Derek Holland regrets two fifth-inning walks in Rangers loss
The Texas Rangers saw their record drop to 1-3 on Thursday night, and a reliever has been the losing pitcher each time.
But the club’s third straight loss, this time 4-3 to the Los Angeles Angels after Albert Pujols delivered a base-loaded walk-off single with two outs in the ninth inning, could be pinned on multiple factors.
“I felt like our bullpen threw the ball very well,” manager Jeff Banister said.
Left-hander Derek Holland also pitched well, Banister said, and the offense capitalized on its best scoring chances.
But neither was good enough. Holland had two walks in the fifth inning and couldn’t pitch into the sixth, putting the bullpen in a tough spot, and the offense managed only four hits and missed out a big inning in the seventh.
Entering Thursday, the Rangers had won Derek Holland’s previous three starts against the Angels and eight of the previous nine.
“We’ve got to find away to get our offense going,” Banister said. “This is a good group of hitters. We’ve got to get them going.
“The two walks in the fifth, they both scored. That was the inning, if you look back on it.”
The Rangers had only two hits through six innings against Hector Santiago. The first was a solo homer by Robinson Chirinos to open the third for a 2-0 lead after the Rangers used a walk, an error, a balk and a Prince Fielder sacrifice fly for the game’s first run in the first inning.
Holland yielded a solo homer to Yunel Escobar in the third and entered the fifth inning at 61 pitches. But he needed 31 in the fifth, which included two walks before Escobar singled in the tying run and Craig Gentry doubled for a 3-2 lead.
Geovany Soto took a close 2-2 pitch before Holland missed on 3-2 for the second walk of the inning, and Gentry was ruled to have checked his swing before hitting a hard grounder down the left-field line.
Holland didn’t blame the umpires, though. Instead, he shouldered the burden.
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“I made some pretty good pitches, and you have to tip your hat to them,” said Holland, who allowed four hits and struck out five. “I’m OK with the way things went. I can’t be giving away free passes either.”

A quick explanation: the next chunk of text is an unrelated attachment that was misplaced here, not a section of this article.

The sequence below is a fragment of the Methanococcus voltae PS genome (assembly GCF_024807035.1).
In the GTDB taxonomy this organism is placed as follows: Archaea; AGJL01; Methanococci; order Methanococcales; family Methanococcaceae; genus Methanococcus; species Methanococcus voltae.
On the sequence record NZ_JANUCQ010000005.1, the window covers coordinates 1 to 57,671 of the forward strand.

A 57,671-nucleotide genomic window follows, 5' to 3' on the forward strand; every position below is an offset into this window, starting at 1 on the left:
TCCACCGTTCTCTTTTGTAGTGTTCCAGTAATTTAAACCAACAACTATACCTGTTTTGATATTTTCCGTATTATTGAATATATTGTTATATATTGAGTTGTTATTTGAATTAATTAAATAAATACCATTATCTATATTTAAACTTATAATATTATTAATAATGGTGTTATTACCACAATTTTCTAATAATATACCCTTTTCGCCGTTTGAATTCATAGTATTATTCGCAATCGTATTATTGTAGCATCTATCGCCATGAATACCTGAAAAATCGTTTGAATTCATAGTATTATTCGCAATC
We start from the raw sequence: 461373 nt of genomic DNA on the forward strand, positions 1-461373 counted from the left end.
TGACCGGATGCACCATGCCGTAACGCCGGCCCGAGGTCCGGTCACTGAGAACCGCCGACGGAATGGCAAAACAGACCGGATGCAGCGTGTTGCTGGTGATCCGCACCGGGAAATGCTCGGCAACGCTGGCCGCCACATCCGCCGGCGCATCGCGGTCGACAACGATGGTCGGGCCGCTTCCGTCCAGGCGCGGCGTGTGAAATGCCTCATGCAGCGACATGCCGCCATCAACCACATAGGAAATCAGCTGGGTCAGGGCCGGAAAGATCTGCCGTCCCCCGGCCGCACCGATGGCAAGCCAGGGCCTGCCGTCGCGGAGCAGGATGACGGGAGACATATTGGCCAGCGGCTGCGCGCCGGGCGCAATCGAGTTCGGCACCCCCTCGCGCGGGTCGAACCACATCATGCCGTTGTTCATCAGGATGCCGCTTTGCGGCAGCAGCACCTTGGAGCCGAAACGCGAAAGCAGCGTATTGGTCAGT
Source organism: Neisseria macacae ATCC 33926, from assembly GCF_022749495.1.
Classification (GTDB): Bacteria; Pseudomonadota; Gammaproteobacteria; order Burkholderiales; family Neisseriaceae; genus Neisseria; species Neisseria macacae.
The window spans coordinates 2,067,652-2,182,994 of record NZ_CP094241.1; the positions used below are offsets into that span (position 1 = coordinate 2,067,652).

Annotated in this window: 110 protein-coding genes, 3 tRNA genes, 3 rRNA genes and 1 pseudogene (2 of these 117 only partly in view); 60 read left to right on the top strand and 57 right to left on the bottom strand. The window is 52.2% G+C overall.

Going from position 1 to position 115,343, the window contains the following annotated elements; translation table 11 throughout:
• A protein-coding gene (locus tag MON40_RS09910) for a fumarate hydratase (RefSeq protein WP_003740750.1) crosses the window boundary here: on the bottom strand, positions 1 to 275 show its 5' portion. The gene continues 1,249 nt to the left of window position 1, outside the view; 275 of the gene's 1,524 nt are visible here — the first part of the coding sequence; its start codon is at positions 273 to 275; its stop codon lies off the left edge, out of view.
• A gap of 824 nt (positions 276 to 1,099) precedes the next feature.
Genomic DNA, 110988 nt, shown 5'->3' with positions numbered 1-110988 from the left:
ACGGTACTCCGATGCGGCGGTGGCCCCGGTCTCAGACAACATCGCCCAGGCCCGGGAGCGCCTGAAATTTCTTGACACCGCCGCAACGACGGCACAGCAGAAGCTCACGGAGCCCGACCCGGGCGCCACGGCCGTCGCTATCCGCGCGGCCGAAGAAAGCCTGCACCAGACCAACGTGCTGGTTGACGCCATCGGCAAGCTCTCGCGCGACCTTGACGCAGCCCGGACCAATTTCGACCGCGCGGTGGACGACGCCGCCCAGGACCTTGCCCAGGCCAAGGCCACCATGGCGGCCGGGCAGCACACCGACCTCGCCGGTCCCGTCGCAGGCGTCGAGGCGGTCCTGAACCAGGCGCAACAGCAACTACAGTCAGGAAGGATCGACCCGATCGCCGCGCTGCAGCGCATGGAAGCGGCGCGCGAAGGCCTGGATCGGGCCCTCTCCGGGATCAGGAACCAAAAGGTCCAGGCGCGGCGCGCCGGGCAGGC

The Rangers pulled even in the seventh on an Elvis Andrus sacrifice fly with one out. Ian Desmond and Mitch Moreland singled to open the inning, giving the Rangers runners at the corners, but Rougned Odor popped out for the first out when a big inning was there for the taking.
It proved costly as the bullpen couldn’t escape its fourth inning.
Sam Dyson (0-1) bailed the Rangers out of a bases-loaded no-outs jam in the eighth with a strikeout of Kole Calhoun and by getting Andrelton Simmons to bounce into an inning-ending double play.
Dyson got the first out of the ninth, but issued a single and a walk with one out. Andrew Faulkner replaced him and got pinch hitter Carlos Perez on a weak grounder to third, too weak for a double play.
I was just trying to get him out and get ahead. I threw a fastball up and over the plate. He’s a good hitter and did what he’s supposed to do with it.
Closer Shawn Tolleson, who allowed the game-winning hit to Albert Pujols
That brought Mike Trout to the plate, and the Rangers walked him intentionally to face Pujols.
Shawn Tolleson entered, and his first pitch just missed low and away. The second pitch was a high fastball, and Pujols drilled to the wall in left-center field.
“I’m not going to let Trout beat us,” Banister said. “You pick your poison with those guys.”
It goes down as another loss for the bullpen, though multiple factors contributed to the latest Rangers defeat.